EDITORIAL: Don’t diffuse train concern

With so many angles to the waterfront-railway debate, it's important that safety concerns stay at the forefront.

We’re told there are two sides to every story. Hardly.

For anybody paying attention to the polygonous rail saga on the Semiahmoo Peninsula, there are as many sides to the issue as there have been trains winding their way along the waterfront since the Great Northern Railway opened the route in 1909.

Even before White Rock Mayor Wayne Baldwin announced last month that he and Surrey Mayor Dianne Watts have been discussing moving the tracks inland since summer, residents have been making their voices heard on all things train related.

Protests of coal traffic – and fears that a proposed coal-terminal expansion will significantly increase it – are merely the most recent manifestation of decades of expressed concern.

Apart from safety, noise and health concerns related to rail traffic, we have also heard much about notions quite contrary to moving the tracks.

Our neighbours to the south, for example, must be a little confused about Canadians’ attitude to the BNSF line – particularly since the last thing they heard was a community gung-ho to have passenger trains once again stop in White Rock. And the Americans have their own dreams, including an economic revival spurred by the reopening of the historic Blaine Station.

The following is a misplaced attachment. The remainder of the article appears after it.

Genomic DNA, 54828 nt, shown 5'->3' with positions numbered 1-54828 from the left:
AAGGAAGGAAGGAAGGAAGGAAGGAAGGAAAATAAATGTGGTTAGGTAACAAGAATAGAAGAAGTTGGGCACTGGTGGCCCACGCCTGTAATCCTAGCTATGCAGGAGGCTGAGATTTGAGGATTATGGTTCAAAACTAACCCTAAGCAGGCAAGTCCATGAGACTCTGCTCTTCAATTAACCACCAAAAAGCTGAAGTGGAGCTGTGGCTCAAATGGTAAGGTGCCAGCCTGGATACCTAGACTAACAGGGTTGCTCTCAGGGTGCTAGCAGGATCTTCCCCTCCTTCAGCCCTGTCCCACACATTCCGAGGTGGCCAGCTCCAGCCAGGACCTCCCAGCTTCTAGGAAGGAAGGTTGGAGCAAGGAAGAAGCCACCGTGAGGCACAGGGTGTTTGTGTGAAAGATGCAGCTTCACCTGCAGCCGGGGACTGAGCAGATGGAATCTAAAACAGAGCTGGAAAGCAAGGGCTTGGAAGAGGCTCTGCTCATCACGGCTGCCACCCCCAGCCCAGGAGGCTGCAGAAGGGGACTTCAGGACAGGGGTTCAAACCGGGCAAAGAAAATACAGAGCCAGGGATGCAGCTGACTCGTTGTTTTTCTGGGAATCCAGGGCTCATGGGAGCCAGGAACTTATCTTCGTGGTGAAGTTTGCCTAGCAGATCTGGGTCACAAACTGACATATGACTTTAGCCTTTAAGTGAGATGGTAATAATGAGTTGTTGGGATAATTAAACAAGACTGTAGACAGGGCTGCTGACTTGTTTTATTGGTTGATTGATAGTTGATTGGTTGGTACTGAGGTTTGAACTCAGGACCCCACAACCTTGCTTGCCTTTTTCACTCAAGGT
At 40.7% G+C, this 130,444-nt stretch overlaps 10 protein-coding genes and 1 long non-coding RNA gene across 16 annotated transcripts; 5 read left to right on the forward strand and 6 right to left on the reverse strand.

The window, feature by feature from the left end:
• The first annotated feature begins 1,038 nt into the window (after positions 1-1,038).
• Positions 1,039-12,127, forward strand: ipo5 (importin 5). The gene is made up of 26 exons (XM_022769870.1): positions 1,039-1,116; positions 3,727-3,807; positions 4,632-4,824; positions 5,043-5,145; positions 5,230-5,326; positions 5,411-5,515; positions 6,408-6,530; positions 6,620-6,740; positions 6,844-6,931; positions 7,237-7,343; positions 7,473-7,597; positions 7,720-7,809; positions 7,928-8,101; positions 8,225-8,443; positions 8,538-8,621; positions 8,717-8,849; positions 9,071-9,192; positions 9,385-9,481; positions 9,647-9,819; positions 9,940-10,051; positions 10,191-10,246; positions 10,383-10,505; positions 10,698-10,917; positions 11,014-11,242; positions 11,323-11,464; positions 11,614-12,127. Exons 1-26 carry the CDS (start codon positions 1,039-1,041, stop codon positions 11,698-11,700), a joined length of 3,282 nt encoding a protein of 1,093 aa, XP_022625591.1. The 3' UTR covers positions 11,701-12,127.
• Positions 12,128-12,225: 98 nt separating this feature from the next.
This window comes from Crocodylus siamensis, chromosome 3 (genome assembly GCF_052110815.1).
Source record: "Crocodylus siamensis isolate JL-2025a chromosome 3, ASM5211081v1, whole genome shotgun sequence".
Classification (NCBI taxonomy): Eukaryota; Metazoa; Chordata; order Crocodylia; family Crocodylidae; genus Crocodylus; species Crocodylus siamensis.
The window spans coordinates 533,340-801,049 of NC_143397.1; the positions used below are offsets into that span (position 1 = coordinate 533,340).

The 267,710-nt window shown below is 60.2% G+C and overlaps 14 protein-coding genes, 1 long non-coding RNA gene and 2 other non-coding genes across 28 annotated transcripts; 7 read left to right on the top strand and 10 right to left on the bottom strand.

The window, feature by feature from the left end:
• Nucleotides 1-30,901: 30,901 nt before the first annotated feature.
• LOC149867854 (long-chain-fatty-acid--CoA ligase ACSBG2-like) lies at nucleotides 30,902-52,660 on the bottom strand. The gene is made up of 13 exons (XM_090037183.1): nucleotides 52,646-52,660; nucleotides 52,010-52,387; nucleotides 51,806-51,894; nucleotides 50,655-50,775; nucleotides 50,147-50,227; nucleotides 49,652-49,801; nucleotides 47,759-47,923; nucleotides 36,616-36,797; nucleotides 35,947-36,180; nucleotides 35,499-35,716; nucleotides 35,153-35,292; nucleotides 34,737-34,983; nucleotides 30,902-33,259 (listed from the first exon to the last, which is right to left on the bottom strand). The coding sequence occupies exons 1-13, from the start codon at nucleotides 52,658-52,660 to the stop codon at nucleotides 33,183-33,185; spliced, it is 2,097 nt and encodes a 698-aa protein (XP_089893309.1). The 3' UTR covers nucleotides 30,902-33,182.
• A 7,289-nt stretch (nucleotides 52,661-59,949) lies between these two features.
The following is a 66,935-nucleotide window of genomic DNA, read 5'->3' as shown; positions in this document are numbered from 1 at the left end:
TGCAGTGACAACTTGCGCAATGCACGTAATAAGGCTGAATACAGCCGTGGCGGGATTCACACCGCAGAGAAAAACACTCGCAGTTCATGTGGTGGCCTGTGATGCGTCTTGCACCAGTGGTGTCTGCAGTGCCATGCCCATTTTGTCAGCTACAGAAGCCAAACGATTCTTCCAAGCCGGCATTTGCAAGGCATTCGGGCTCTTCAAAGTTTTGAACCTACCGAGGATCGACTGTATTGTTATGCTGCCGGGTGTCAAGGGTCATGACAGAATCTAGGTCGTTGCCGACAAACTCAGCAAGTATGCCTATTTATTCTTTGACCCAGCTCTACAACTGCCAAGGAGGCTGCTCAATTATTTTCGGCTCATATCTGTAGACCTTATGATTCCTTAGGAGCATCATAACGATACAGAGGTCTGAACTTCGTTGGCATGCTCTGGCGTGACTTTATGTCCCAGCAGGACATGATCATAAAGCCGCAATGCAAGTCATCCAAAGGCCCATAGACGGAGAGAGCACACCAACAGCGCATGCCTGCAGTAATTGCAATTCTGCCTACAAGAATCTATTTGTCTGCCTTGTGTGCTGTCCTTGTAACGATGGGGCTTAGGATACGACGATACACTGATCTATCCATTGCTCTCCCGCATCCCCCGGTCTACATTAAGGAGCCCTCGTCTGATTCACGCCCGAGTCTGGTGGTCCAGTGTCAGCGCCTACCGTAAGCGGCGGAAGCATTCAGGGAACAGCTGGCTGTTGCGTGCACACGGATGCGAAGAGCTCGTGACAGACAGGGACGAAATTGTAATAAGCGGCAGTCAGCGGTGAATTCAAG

It would seem that the years-in-the-future dream of relocating the line – however desirable – is serving as a distraction from more pressing issues concerning rail traffic through our community.

We should not lose focus on the need for basic rail safety, and protection from the shipping of dangerous goods, and those, like coal, that pose a subtler but no-less-real health and environmental threat.

And we should not lose sight of the fact that more factors are at play here than simply a desire for safety. The historic reason we have rails on our waterfront is that more than a century ago, a multimillionaire with dreams of making White Rock a major international port city wanted it so, and the arrival of the track was welcomed by pioneers and real-estate speculators alike.

Is it too far-fetched to see profit motives – both through increased property values in White Rock, and increasing development along a new rail corridor – underlying some of our current move-the-rails altruism?

We must continue to add our voice to those across our nation who are calling for stronger safeguards on existing rail traffic, rather than letting these calls be diffused by the smoke and mirrors.

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